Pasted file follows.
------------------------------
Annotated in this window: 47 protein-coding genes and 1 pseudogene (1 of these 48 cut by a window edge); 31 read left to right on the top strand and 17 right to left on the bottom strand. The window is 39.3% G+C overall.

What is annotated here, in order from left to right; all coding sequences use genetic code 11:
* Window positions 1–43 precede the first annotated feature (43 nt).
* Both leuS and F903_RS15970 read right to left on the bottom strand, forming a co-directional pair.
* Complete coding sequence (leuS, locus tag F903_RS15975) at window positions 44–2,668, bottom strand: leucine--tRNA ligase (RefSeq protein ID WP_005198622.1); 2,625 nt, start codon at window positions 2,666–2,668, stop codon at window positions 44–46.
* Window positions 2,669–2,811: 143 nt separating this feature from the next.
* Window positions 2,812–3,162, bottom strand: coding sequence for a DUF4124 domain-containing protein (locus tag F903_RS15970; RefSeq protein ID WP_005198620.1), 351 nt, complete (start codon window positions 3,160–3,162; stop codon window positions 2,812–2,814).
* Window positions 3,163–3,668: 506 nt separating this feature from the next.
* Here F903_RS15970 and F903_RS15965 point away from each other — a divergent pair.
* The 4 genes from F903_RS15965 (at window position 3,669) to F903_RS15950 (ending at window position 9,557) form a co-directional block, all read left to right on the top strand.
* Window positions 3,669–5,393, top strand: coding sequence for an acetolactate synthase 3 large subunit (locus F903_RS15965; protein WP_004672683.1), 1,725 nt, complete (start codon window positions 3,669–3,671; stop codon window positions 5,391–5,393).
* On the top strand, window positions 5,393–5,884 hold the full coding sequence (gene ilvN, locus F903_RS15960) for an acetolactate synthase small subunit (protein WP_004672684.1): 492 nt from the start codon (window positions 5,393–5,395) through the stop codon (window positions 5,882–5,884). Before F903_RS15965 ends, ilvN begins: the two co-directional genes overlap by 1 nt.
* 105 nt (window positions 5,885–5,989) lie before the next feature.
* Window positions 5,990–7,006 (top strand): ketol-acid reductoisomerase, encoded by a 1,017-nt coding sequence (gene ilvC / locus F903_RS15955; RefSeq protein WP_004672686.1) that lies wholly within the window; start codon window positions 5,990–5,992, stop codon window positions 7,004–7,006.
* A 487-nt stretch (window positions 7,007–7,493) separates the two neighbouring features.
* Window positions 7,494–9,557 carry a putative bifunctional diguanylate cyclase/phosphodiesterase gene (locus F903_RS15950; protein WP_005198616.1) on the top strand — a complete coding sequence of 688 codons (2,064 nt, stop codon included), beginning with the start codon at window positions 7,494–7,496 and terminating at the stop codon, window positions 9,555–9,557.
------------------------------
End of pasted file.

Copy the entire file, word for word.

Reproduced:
Annotated in this window: 47 protein-coding genes and 1 pseudogene (1 of these 48 cut by a window edge); 31 read left to right on the top strand and 17 right to left on the bottom strand. The window is 39.3% G+C overall.

What is annotated here, in order from left to right; all coding sequences use genetic code 11:
* Window positions 1–43 precede the first annotated feature (43 nt).
* Both leuS and F903_RS15970 read right to left on the bottom strand, forming a co-directional pair.
* Complete coding sequence (leuS, locus tag F903_RS15975) at window positions 44–2,668, bottom strand: leucine--tRNA ligase (RefSeq protein ID WP_005198622.1); 2,625 nt, start codon at window positions 2,666–2,668, stop codon at window positions 44–46.
* Window positions 2,669–2,811: 143 nt separating this feature from the next.
* Window positions 2,812–3,162, bottom strand: coding sequence for a DUF4124 domain-containing protein (locus tag F903_RS15970; RefSeq protein ID WP_005198620.1), 351 nt, complete (start codon window positions 3,160–3,162; stop codon window positions 2,812–2,814).
* Window positions 3,163–3,668: 506 nt separating this feature from the next.
* Here F903_RS15970 and F903_RS15965 point away from each other — a divergent pair.
* The 4 genes from F903_RS15965 (at window position 3,669) to F903_RS15950 (ending at window position 9,557) form a co-directional block, all read left to right on the top strand.
* Window positions 3,669–5,393, top strand: coding sequence for an acetolactate synthase 3 large subunit (locus F903_RS15965; protein WP_004672683.1), 1,725 nt, complete (start codon window positions 3,669–3,671; stop codon window positions 5,391–5,393).
* On the top strand, window positions 5,393–5,884 hold the full coding sequence (gene ilvN, locus F903_RS15960) for an acetolactate synthase small subunit (protein WP_004672684.1): 492 nt from the start codon (window positions 5,393–5,395) through the stop codon (window positions 5,882–5,884). Before F903_RS15965 ends, ilvN begins: the two co-directional genes overlap by 1 nt.
* 105 nt (window positions 5,885–5,989) lie before the next feature.
* Window positions 5,990–7,006 (top strand): ketol-acid reductoisomerase, encoded by a 1,017-nt coding sequence (gene ilvC / locus F903_RS15955; RefSeq protein WP_004672686.1) that lies wholly within the window; start codon window positions 5,990–5,992, stop codon window positions 7,004–7,006.
* A 487-nt stretch (window positions 7,007–7,493) separates the two neighbouring features.
* Window positions 7,494–9,557 carry a putative bifunctional diguanylate cyclase/phosphodiesterase gene (locus F903_RS15950; protein WP_005198616.1) on the top strand — a complete coding sequence of 688 codons (2,064 nt, stop codon included), beginning with the start codon at window positions 7,494–7,496 and terminating at the stop codon, window positions 9,555–9,557.